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Panel Discussions - Wednesday, March 28, 2012

Panelists Say Justice Necessary to Build Lasting Peace

“Peaceful societies are not built on the shoulders of war criminals,” David Tolbert, President of the International Center for Transitional Justice, told an IPI policy forum entitled "International Justice in a Time of Transition" on March 28, 2012. Mr. Tolbert was speaking to the recurring debate of peace versus justice, saying, “There has to be some reckoning for these crimes, and they have to be addressed. There are a number of mechanisms, including criminal justice, but also reparations, truth-telling processes such as truth and reconciliation commissions, and also, very importantly, institutional reforms.”

Mr. Tolbert spoke on a panel that included Peter Tomka, President of the International Court of Justice (ICJ), and Willem J.M. Van Genugten, Dean of the Hague Institute for Global Justice. The panel was part of the Peace and Justice Tour of the United States of the international courts and tribunals in The Hague in the Netherlands. Also present was Jozias J. Van Aartsen, Mayor of The Hague, who provided welcoming remarks.

Speaking about the transformative effect of the Rome Statute and the International Criminal Court (ICC), Mr. Tolbert said, “We see a new architecture develop. We see the end of the ad-hoc tribunals on the horizon.” He said, “The ICC prosecutor is a new actor on the stage. Essentially, with the adoption of the Rome Statute, amnesties for serious crimes—at least for those negotiators tied to the UN and other international bodies—is off the table. The creation of the Rome Statute and the introduction of the ICC prosecutor changes the dynamics very deeply for negotiators.”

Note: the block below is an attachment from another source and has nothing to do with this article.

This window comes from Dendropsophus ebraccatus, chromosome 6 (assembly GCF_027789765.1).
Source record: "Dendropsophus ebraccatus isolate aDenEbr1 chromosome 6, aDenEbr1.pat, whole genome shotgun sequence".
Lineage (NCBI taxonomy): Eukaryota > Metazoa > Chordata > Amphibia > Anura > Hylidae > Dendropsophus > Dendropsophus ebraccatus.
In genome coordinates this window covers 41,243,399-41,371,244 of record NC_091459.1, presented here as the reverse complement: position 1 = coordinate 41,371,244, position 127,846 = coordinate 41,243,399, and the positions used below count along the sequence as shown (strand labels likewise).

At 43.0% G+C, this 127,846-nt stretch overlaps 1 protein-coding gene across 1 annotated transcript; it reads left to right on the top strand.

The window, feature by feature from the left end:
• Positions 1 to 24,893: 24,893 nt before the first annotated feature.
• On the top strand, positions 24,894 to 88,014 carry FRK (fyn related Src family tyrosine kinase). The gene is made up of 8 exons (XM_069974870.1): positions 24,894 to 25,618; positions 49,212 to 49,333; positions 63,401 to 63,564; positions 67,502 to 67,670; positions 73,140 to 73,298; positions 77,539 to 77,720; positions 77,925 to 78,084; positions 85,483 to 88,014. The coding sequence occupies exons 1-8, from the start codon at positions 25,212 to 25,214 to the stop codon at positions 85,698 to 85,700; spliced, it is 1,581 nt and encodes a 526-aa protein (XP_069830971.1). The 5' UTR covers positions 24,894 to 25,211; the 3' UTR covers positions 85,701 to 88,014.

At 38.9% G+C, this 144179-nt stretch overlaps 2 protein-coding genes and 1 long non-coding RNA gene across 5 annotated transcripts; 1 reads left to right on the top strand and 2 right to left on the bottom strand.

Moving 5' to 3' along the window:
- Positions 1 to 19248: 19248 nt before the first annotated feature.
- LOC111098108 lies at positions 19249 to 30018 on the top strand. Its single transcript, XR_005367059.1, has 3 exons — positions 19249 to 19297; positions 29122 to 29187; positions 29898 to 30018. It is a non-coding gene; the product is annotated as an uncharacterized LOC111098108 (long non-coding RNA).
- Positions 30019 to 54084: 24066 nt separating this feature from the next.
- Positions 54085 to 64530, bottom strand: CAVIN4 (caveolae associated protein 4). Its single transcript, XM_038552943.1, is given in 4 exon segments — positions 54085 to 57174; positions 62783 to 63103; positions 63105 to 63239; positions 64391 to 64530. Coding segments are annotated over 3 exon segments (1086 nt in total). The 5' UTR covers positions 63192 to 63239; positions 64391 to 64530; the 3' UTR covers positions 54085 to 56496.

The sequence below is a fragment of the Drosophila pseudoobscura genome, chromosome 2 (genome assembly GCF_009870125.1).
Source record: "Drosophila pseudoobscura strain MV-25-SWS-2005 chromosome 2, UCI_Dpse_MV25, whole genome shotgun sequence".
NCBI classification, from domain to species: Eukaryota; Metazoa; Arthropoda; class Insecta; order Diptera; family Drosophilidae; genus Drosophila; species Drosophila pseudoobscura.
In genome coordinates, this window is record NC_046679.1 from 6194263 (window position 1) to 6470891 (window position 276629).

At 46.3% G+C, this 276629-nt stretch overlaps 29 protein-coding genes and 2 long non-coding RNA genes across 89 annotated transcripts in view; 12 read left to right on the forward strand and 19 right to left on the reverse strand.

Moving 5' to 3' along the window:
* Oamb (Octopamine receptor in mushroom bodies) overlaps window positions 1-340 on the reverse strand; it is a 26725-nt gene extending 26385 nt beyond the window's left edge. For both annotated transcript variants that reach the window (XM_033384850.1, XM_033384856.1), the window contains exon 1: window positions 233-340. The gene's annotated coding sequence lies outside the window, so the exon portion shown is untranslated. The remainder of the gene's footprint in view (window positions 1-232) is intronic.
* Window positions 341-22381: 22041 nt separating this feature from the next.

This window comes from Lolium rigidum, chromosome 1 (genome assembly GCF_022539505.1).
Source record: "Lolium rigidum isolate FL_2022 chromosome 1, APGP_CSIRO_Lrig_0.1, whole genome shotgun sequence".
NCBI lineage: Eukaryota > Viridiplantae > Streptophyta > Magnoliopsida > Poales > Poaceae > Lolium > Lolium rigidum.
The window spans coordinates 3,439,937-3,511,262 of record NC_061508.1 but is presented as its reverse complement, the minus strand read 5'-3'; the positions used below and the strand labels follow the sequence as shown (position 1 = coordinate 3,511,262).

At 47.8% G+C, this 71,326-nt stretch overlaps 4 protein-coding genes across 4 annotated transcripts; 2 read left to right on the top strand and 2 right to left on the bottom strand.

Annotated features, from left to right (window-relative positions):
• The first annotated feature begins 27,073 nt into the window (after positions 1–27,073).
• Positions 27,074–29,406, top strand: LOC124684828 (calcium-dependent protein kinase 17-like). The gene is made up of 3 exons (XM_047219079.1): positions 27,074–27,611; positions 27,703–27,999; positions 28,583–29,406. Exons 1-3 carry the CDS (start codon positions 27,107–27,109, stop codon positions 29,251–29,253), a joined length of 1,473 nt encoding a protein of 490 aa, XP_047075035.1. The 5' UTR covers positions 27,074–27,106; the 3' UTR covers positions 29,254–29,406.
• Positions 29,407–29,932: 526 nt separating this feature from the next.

He emphasized, however, that “The Rome Statute system puts the primary responsibility on states for investigation and prosecution of serious crimes and the International Criminal Court, essentially, as a court of last resort.” He said, “If we are going to actually see criminal accountability, criminal justice in practice, it is going to be at the national level. And this is a huge challenge.”

Mr. Tomka said that while the ICC focuses on criminal justice and individuals, the ICJ seeks justice in relations between states. It judges the disputes and responsibilities of states under international law, treaties, and customs. This allows the two systems—the ICJ and criminal tribunals—to work as complements to each others’ work. In its sixty-six years of operation, he said that the ICJ has “firmly established itself as principal judicial United Nations organization.” Together, he said, “The Hague-based international bodies are doing their best to promote justice on an international level.”

Dean Van Genugten spoke about transitional justice, defining global justice as essentially “about living a life of human dignity.” He said that a lack of justice can often lead to a breakdown of peace, citing the key demands of protestors in the Arab uprisings last year.

He also said that peace talks are disproportionately conducted by men, while women disproportionately suffer from the violence of the conflict. These women, along with a thorough understanding of the history of a conflict, are necessary to build lasting peace. “If you do not do justice to the real victims, you will never build up real solutions…it is about rebuilding trust, trust, trust again. The willingness to start talking instead of using muscles in a new conflict,” he said.

Mr. Tolbert concluded that, “Does international justice, does international criminal justice, restore citizens’ trust in state institutions? This is really the ultimate question for transitional justice institutions and transitional justice.”

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